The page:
Getting your entire team on board to direct their own learning may take some convincing. Once you’ve shared the benefits and convinced them to give it a try, here are some ways you can encourage this process:
- Remove the pressure by starting very small. Just ask that your team dedicate one time block per month to learn something new. Instead of going through the formal assessment process to determine learning goals, just ask them to spend that time improving any work-related skill.
- Offer as many resources as you can. Give employees access to any special tools or software, or industry journals or networks, that you have available. This not only encourages them to dig into the learning but also fosters trust in your leadership.
- Have a collaborative meeting where you do more listening than talking. Let them discuss what they’ve been learning and how the self-directed learning is going for them. Use their comments as feedback for designing a more effective learning program.
How to Foster Self-Directed Learning Long Term
Now that your team is spending some time learning on their own, it’s time to consider laying out a plan for long-term self-directed learning. Here are some things you’ll need to create a workplace culture of this type of learning:
- Implement an evaluation practice of each team member’s skills and strengths, as well as their weaknesses. This helps people see what they need to be learning.
- Have a template to decide some learning goals, with a step-by-step plan for reaching the desired level of skill or knowledge.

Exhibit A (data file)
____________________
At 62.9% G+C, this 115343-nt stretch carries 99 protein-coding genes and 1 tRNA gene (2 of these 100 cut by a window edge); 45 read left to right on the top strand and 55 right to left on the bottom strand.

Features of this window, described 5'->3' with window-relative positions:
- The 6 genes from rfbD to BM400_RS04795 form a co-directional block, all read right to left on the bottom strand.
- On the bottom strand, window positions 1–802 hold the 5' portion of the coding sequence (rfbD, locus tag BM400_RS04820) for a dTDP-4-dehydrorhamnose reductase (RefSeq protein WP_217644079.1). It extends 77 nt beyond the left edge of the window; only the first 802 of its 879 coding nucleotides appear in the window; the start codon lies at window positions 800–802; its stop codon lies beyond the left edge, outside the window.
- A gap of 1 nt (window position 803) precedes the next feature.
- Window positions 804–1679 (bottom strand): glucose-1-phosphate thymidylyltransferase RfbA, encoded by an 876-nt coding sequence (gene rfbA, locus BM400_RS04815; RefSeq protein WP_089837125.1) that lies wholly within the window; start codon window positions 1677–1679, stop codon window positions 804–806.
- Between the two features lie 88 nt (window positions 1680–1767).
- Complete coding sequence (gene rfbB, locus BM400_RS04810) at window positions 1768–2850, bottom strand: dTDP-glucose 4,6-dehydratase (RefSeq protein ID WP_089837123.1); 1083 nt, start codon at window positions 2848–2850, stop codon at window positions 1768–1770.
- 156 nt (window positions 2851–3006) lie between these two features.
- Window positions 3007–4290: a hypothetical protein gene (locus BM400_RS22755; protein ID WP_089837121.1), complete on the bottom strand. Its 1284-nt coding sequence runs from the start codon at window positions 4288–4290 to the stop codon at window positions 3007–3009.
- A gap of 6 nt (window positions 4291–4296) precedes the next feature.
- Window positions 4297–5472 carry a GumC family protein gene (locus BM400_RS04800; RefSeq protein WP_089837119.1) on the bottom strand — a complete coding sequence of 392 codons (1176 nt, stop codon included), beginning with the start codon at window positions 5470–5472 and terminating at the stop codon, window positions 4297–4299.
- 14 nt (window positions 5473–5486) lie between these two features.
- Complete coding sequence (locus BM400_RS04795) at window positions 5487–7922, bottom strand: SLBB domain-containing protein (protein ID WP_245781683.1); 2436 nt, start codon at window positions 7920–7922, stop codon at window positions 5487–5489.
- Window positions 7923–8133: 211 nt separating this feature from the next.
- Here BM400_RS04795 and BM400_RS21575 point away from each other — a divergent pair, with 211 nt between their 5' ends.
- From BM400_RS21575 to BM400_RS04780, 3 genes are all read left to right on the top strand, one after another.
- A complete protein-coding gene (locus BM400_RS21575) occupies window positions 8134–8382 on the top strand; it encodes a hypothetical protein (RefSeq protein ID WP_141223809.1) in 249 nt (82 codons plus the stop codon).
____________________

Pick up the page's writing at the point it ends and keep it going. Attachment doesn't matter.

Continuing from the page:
- Find resources that you can offer on a long-term basis, such as access to an educational program or workbooks from a trusted source.
- Help employees organize what they are learning.
- Help employees manage their time. Carve out specific “self-directed learning blocks” in the work schedule every month.
- Have a system of assessing how the training is going. This may mean group meetings, one-on-one evaluations, self-led tests, or some other method.
- Help your employees apply what they are learning. Offer projects and responsibilities that are directly related to what each team member is improving.
These steps will help you create a program that keeps employees learning and tracks their progress throughout.
Adapt and Grow with Self-Directed Learning
One thing to keep in mind about self-directed learning is that it’s not a fast process. You are asking your employees to not only be the student but also be their own tutors in many cases. Although this process has many benefits, it does take more time than something like a one-day workshop. The trade-off is that your employees will feel empowered and have a deeper understanding of what they have been learning.
Self-directed learning is more about the culture you are trying to create. Do you want employees to have shallow understandings of a topic quickly? Or would you rather have a workplace culture that encourages ongoing growth, personal development, and expert abilities and knowledge? Through the latter, you will establish a happier, more confident organization with a little bit of patience.